‘Smart meters are useless in new finance model for cities’

Smart Cities, great, but who is going to pay? How can investments and benefits be shared equally among the different actors? Because of the complexity of Smart City initiatives and the great number of actors involved, there is no clear financial model for the cities of the future. However, what city officials and urban planners should consider, according to architect Thomas Rau, is to rethink the traditional economy based on ownership, and look at payment based on performance. An interview with managing partner Douwe Jan Joustra.

RAU’s office in Amsterdam does not possess any chair or lamp. For lighting the building, the agency signed a contract with Philips to deliver 1600 hours of 500 lux per workplace. The electronics company is responsible for both the delivery of the lamps and payment of the energy bill. This is a small example of a circular economy, in which the producers of goods remain the owners, instead of the users (the customers). With raw materials such as metals getting more and more expensive, it is increasingly important that these materials can be re-used (instead of being disposed), just as in the Cradle to Cradle concept.

If you translate this approach to entire cities; why would people still want to own a car? Or a house? What if project developers remain responsible for their buildings, including the energy performance; would this change the design of buildings?
‘With this approach, valuable materials do not only stay in the lifecycle’, says managing partner Douwe Jan Joustra, ‘this will also speed up innovation and increase efficiency. After all, producers remain responsible for efficient operations and running costs of their products.’ In fact, it is all about reconsidering responsibilities and interdependencies in a value chain.

With regard to energy efficiency, aren’t we just trying to increase user awareness? These views contradict the need for citizens involvement and responsibility.
Joustra: ‘The moral appeal to consumers to use less energy, is absolute nonsense. That is not going to make the difference. Energy in itself is not the problem; we are just not smart enough to fully harvest the abundance of solar energy. Smart meters are, in this respect, useless and only a postponement of the clash in our fossil fuel system.’

Cities spend millions of euros on the implementation of smart meters, and that process is already complex enough…
Joustra: ‘What I mean, is that the technology solutions of today are not the solutions of tomorrow. One great benefit of a circular economy, is that you get rid of the ‘split incentive’; the chicken-and-egg situation of why would I invest, when others in the value chain will benefit? Of course, this approach requires different kind of contracts and different finance models from banks. But in the end, the risks, including the financial risks, are better spread among the parties with the right knowledge.’

How will different parties benefit financially?
Joustra: ‘Producers gain from long-term relationships with their clients and long-term ownership over the materials they use. Cities can avoid millions of investments and they will benefit in terms of flexibility.
For example, the municipality of Brummen, in the Netherlands, is currently building their town hall based on performance of 20 years. They pay for the exploitation only. After 20 twenty years they can decide to keep the performance or to fully disassemble the building with no negative impact for the environment.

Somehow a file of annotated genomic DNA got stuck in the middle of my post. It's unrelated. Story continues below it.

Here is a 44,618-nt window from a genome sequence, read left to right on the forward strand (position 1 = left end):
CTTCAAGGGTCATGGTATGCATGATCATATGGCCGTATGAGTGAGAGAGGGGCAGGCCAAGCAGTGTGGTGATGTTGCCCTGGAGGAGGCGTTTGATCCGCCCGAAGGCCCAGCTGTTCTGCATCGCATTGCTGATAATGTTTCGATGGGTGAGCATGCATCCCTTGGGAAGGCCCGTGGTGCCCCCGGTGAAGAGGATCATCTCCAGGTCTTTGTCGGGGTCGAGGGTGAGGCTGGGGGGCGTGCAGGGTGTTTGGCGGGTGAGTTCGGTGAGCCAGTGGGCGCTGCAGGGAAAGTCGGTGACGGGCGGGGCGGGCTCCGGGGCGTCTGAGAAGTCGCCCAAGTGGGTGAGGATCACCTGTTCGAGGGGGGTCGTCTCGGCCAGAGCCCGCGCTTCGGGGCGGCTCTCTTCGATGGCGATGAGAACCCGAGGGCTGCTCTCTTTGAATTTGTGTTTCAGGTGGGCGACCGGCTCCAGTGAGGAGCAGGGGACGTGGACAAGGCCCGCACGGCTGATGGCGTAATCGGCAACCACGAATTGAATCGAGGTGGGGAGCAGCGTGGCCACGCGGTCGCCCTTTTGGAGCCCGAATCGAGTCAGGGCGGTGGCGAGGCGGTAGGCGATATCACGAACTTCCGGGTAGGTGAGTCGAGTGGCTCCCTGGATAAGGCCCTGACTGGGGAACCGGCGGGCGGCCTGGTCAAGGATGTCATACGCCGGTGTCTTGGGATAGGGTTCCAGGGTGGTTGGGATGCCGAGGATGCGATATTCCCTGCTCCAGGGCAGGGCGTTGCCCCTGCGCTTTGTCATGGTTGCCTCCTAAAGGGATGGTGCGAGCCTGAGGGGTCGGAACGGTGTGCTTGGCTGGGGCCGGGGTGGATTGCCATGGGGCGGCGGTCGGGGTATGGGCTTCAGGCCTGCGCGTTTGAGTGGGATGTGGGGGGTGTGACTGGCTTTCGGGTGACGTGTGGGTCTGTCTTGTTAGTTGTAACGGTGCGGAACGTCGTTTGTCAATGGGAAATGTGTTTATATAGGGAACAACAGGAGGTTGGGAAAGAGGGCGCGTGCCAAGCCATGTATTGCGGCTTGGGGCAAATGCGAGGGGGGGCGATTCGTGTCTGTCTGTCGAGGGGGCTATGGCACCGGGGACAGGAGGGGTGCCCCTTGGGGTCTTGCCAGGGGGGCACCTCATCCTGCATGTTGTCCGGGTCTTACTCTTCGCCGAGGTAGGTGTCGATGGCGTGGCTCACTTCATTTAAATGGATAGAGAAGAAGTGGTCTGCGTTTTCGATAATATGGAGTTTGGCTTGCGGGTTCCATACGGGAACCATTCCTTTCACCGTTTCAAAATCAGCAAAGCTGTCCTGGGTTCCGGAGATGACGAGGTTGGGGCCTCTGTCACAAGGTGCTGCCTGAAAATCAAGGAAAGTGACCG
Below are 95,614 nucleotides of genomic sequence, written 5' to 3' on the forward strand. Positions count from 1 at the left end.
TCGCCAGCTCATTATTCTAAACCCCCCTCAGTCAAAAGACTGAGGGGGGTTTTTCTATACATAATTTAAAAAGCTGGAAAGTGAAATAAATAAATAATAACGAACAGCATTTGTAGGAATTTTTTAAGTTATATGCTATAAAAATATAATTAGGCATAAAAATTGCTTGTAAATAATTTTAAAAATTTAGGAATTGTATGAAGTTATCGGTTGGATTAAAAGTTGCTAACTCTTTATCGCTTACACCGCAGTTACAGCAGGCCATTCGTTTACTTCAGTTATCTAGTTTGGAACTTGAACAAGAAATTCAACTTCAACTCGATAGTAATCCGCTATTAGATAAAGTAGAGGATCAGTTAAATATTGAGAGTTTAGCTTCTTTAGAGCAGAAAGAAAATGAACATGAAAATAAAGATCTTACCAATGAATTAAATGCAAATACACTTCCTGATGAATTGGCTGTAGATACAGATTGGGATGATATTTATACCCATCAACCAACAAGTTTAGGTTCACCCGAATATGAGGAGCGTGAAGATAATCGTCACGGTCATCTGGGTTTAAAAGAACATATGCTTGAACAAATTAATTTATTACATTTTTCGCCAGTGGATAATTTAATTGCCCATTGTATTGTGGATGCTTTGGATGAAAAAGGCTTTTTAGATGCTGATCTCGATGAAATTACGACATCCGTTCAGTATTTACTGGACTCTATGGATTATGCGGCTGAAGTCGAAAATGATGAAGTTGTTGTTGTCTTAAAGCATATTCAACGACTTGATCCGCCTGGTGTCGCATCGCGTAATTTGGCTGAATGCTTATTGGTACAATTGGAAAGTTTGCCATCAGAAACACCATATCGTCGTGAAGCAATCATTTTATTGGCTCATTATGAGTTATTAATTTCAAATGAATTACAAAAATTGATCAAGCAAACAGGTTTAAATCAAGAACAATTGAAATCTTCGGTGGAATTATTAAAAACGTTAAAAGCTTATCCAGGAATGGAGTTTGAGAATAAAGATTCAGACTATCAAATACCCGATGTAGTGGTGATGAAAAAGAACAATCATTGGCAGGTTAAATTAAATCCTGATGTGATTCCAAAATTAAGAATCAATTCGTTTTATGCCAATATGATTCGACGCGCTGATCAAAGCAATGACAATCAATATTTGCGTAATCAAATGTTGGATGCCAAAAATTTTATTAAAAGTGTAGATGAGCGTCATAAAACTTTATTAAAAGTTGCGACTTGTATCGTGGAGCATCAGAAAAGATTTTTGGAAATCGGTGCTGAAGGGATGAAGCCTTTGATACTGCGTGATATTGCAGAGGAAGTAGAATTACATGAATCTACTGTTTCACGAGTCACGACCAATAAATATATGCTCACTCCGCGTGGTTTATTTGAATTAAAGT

Tips for cities:
* Understand the true value of resources in your city first.
* Investigate the technology, process and system innovation in your city. Responsibilities are already changing. For example, more local initiatives are already taking place.
* Smart Cities should be creative. Why not use your solar panels on performance basis?

 


4 comments op “‘Smart meters are useless in new finance model for cities’”

  1. DANIEL WEISS says:

    Can you explain more on that issue, please email me.

    With regard to energy efficiency, aren’t we just trying to increase user awareness? These views contradict the need for citizens involvement and responsibility.
    Joustra: ‘The moral appeal to consumers to use less energy, is absolute nonsense.

    • Heidy van Beurden says:

      Hello Daniel,

      Depending on your questions, I think it is important to read Joustra’s quotes in the context of the broader energy challenge. User awareness alone will just not be enough, while there is a strong tendency to focus on (quick) technology solutions that place consumer behaviour in the middle of all. Ofcourse, user awareness is important. But are we able to look at the bigger picture and alternative solutions at the same time?

  2. Saibal says:

    Hello Daniel,

    In principle, I agree with Joustra’s quotes. We are applying these ideas in real in pilot projects with some early success. While technology plays an important role , we have been spending most of our time and brains in generating business models around that “circular economy” concept. Luck is a bit on our side as we were able to pick a single (asset) owner city – this makes applying performance contracting simpler from contractual and legal perspectives. Currently it is being done for energy and we are working on similar model for other services.

  3. Paul s says:

    So I owuld commit to an energy supplier to provide sufficient energy to my home and how they provide it is up to them. If they decide that it is efficient to install PV on my roof and a wind turbine in my garden, them they do it and own it. It’s an extension of the UK Solar PV “rent a roof” schemes I suppose.

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